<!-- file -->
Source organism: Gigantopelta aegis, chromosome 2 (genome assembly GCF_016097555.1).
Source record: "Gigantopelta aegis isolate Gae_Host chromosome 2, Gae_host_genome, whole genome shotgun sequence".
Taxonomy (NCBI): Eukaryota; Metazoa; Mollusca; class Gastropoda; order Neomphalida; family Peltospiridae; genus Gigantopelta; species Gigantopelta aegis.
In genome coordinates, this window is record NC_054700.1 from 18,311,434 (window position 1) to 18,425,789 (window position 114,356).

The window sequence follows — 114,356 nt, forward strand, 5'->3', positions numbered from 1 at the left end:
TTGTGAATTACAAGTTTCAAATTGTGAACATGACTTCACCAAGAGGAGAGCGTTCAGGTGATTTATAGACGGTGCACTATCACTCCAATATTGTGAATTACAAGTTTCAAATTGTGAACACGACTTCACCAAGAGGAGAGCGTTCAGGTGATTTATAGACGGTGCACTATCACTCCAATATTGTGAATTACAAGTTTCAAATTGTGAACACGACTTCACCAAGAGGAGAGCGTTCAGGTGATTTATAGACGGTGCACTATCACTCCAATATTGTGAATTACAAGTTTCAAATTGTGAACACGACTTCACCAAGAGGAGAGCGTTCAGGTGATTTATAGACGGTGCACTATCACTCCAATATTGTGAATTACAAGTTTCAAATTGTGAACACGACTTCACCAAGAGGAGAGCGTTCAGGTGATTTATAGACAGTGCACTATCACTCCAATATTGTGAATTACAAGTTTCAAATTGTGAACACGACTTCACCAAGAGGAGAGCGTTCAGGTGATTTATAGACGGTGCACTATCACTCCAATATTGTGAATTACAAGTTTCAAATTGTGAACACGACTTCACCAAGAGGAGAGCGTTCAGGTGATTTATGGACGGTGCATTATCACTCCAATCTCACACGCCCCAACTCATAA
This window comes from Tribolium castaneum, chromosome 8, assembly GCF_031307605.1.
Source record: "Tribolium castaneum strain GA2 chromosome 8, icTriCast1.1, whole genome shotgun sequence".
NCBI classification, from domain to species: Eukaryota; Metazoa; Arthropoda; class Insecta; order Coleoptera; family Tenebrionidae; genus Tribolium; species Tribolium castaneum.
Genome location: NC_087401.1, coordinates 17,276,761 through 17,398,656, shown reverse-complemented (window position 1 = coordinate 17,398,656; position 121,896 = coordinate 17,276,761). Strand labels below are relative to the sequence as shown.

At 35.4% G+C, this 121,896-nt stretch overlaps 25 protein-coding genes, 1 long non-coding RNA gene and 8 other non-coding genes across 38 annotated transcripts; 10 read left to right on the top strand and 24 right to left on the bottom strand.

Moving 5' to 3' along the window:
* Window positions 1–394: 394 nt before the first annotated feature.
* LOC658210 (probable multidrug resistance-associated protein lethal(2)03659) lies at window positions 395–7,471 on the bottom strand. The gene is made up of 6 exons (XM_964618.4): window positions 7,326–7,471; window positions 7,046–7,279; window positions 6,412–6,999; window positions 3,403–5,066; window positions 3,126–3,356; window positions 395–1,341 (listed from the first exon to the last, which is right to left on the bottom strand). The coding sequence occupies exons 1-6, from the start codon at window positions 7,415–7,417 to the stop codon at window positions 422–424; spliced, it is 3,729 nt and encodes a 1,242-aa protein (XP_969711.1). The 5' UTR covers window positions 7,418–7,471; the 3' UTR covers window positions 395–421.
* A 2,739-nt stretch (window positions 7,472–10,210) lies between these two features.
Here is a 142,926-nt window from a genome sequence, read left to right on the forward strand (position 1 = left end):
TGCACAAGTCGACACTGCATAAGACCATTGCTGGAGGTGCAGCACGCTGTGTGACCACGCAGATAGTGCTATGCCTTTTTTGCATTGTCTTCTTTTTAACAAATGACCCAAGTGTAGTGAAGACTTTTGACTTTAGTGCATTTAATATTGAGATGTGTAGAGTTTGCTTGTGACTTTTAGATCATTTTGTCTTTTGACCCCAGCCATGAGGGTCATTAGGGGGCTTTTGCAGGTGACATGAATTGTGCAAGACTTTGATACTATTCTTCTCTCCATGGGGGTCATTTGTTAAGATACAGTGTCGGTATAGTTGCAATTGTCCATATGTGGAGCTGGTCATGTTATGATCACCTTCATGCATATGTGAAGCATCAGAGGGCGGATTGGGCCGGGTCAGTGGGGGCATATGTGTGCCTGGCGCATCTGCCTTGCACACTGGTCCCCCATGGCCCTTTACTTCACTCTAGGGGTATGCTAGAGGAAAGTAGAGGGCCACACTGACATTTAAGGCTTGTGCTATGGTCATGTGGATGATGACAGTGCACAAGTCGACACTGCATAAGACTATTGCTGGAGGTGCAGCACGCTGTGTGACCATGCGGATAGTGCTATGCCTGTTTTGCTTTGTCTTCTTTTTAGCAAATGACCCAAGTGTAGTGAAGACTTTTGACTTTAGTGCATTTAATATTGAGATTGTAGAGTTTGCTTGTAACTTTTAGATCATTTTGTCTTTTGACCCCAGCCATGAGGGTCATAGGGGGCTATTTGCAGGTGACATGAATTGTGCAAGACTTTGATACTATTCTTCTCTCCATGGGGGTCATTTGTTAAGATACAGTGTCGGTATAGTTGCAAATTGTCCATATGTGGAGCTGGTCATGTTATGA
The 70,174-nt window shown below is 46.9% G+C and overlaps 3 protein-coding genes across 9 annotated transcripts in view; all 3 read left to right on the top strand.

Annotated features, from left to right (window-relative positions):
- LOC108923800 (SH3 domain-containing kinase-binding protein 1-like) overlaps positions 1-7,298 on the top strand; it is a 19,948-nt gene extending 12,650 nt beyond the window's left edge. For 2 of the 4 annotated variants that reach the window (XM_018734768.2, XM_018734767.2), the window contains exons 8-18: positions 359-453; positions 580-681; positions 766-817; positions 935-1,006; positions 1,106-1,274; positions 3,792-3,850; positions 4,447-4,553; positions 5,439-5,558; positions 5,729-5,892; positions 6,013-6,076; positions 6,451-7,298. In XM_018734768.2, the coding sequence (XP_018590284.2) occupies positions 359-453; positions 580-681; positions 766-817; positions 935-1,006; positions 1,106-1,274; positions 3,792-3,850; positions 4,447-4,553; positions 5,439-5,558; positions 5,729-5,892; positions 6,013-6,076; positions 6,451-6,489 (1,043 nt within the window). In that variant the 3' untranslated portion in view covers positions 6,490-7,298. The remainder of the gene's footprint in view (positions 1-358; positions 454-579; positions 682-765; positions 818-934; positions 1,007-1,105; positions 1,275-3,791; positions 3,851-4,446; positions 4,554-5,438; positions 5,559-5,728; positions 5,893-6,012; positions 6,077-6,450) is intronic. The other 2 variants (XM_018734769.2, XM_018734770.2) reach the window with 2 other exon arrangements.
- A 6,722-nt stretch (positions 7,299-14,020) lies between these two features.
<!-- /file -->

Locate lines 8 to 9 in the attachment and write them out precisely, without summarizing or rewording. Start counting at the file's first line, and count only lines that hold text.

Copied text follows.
Source record: "Tribolium castaneum strain GA2 chromosome 8, icTriCast1.1, whole genome shotgun sequence".
NCBI classification, from domain to species: Eukaryota; Metazoa; Arthropoda; class Insecta; order Coleoptera; family Tenebrionidae; genus Tribolium; species Tribolium castaneum.